6 Math Activities for Kids Who Fear Math
Does your child hate math, or refuse to do math homework and dread math classes at school? Mastering basic math concepts is an essential skill. Whether they’re learning how to count, add,, or multiply fractions, kids need the foundational skills of mathematics in order to succeed in life. Math can be intimidating for many kids, but it doesn't have to be! The good news is that there are ways that parents can help their children learn and even love mathematics. Below are six activities you can use to help children get excited about math and overcome their math anxiety.
1. Go beyond flashcards
Flashcards can be an excellent way to introduce new math concepts and review topics, but oftentimes they’re not sufficient when it comes to helping children become confident about their skills and truly understand mathematical concepts. Many kids need more than just your traditional flashcard games to help them overcome their fear of math and develop a deep understanding of numbers. And so do parents. You can use these cards as inspiration, or you can come up with activities based on the flashcards on your own. Consider changing the goal or using manipulatives, like play dough or counters. If you are working on counting, have your child place flashcards in order from lowest to highest, instead of randomizing the cards when you practice counting.
2. Make math hands-on
Learning math can be fun if you turn lessons into a game or activity. Use what you know about your child's interests, and choose activities that fit their particular hobbies and lifestyle! It can help if you use themes for each subject. For example, when practicing geometry, create shapes out of playdough, and connect them together like building blocks. You can also make geometric designs on paper plates with markers or stickers. Try creating number-related patterns by laying out M&M's in different configurations around the house (for example: two M&Ms in front of the TV, six M&Ms behind the couch.) Instead of just counting M&M's, have children move them around into different positions, which will allow them to practice identifying and working with fractions.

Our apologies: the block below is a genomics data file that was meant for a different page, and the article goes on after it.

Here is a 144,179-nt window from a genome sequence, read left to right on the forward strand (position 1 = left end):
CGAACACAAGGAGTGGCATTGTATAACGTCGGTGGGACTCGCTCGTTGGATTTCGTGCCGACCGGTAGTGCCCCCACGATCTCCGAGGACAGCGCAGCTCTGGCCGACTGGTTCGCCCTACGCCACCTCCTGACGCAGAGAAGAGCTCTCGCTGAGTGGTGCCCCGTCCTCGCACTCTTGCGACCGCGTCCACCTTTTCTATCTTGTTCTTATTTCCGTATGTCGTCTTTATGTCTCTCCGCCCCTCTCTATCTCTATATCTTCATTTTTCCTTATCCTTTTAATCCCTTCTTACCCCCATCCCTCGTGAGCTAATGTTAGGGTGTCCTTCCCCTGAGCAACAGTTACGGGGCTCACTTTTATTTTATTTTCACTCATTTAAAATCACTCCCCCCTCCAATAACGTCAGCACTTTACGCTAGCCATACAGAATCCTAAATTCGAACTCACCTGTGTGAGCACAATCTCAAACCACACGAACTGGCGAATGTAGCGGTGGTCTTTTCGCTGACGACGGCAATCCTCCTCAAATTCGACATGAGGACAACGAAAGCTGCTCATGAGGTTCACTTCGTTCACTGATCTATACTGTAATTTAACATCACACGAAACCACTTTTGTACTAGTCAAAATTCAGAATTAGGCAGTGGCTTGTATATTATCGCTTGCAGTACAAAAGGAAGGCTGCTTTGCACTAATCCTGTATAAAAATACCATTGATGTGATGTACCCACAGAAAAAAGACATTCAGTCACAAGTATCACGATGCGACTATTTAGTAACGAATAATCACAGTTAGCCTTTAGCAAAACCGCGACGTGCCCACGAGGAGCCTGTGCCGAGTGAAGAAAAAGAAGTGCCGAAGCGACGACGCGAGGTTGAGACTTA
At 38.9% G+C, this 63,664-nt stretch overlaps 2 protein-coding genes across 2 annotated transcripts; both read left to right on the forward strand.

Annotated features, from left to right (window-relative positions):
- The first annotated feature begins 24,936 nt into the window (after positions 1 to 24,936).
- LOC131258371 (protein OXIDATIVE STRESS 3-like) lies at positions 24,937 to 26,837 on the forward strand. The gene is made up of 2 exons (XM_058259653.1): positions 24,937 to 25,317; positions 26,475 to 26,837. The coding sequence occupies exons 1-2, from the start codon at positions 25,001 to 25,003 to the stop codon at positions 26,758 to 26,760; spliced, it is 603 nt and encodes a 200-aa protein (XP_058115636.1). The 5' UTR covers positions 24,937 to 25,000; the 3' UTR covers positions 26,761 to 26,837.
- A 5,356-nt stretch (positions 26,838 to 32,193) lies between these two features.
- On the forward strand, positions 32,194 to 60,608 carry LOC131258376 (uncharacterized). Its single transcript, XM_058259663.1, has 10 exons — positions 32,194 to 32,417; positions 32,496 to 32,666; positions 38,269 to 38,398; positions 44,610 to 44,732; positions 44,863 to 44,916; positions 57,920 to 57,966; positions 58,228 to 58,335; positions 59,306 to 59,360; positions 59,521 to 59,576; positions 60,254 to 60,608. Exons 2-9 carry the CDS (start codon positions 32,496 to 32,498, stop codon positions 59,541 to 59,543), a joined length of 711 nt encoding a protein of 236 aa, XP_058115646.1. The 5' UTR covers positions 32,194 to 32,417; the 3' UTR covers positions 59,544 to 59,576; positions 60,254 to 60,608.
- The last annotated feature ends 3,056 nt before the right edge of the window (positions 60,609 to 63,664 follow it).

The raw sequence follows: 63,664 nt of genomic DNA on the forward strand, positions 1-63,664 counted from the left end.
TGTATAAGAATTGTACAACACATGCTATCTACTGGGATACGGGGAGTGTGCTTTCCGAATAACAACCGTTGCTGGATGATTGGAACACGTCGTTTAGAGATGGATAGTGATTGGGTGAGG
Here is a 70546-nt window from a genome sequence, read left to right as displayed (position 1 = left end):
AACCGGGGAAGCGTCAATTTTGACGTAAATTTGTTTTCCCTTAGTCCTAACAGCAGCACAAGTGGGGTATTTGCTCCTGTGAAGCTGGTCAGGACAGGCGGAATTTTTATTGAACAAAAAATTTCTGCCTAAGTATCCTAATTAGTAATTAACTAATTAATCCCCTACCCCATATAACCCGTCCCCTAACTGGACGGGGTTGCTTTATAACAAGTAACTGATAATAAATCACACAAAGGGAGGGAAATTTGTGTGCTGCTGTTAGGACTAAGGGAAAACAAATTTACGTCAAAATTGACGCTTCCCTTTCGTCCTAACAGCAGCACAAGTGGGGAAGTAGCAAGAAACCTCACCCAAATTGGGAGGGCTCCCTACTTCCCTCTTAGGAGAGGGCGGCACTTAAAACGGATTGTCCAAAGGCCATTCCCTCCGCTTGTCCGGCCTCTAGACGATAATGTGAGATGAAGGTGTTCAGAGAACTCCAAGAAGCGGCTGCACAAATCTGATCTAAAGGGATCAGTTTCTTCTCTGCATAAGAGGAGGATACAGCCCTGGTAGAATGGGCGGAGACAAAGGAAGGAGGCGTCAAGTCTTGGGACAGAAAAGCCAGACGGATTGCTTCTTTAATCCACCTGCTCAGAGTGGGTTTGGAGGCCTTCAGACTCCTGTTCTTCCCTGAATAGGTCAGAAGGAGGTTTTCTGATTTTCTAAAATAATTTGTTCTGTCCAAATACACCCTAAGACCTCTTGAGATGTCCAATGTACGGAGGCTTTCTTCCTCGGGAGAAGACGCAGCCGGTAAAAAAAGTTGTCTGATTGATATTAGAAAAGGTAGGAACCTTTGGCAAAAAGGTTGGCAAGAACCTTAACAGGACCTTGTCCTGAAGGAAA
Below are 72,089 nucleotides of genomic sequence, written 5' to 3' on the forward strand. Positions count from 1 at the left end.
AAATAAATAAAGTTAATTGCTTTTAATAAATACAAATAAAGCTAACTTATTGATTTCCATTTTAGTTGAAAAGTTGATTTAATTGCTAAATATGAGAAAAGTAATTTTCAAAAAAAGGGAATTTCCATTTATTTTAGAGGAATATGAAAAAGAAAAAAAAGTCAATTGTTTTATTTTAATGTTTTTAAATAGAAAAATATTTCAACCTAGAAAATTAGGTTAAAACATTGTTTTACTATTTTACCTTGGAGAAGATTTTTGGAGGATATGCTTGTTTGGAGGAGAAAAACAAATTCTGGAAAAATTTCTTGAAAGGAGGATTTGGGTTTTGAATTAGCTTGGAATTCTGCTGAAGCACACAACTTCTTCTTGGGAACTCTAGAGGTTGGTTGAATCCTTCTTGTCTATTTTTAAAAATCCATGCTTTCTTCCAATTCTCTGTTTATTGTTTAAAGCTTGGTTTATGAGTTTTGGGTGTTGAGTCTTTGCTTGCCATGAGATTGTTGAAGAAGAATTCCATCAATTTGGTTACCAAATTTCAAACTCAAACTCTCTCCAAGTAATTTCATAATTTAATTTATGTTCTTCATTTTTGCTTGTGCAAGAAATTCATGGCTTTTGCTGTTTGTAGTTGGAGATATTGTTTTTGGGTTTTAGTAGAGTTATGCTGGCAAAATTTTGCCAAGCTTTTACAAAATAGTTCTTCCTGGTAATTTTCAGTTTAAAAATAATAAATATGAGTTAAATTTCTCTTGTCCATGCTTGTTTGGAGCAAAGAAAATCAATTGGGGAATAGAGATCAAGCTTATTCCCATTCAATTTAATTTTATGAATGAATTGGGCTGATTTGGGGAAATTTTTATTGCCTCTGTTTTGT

3. Connect math to reading and writing
Most parents already do this in some capacity, but it's helpful to remember that there are many connections between math and other subjects. When your child is learning about decimals, incorporate books that use the decimal system to tell a story, or look at pictures from around the world where other currencies use different exchange rates for money. Not only does this help strengthen children’s reading skills, but it also enables them to see how math plays a role in everyday life.
4. Use storytelling techniques
Sometimes, parents don’t realize that kids need extra help with math word problems because they are often very abstract. They may need assistance understanding what the question is asking before they can find the answer. One of the best ways to do this is by turning word problems into stories and having your child act it out, or use puppets to portray different characters and scenarios. You can also have characters say different parts, or write out the problem as a poem instead of a sentence.
5. Do math problems together
Another great way to make math fun is by doing it together with your child. Chess is a great game for math strategy. It doesn't matter if you know how to play chess or not. Choose that, or another one of their favorite games (like Minecraft) and incorporate math skills while you play together. There are many apps that use games as learning tools for mathematics, and you can also find free games online. The important thing is to make learning fun, and remind your child that you are always available to help if needed.
6. Look at the bigger picture
Since math is everywhere, try to find examples of math in the real world. You can do this through books, television, or movies. Learning about mathematical concepts will help your child understand how these skills are applied in the future. It will also give them a better understanding of how math can be used outside of school. Invite children to help you measure ingredients when making cookies, or use the opportunity to learn about geometry while watching Spongebob Squarepants!
Math anxiety is common for many kids. But, you can ease their tension with these activities and make the inevitable approach of tackling numbers a whole lot less daunting.
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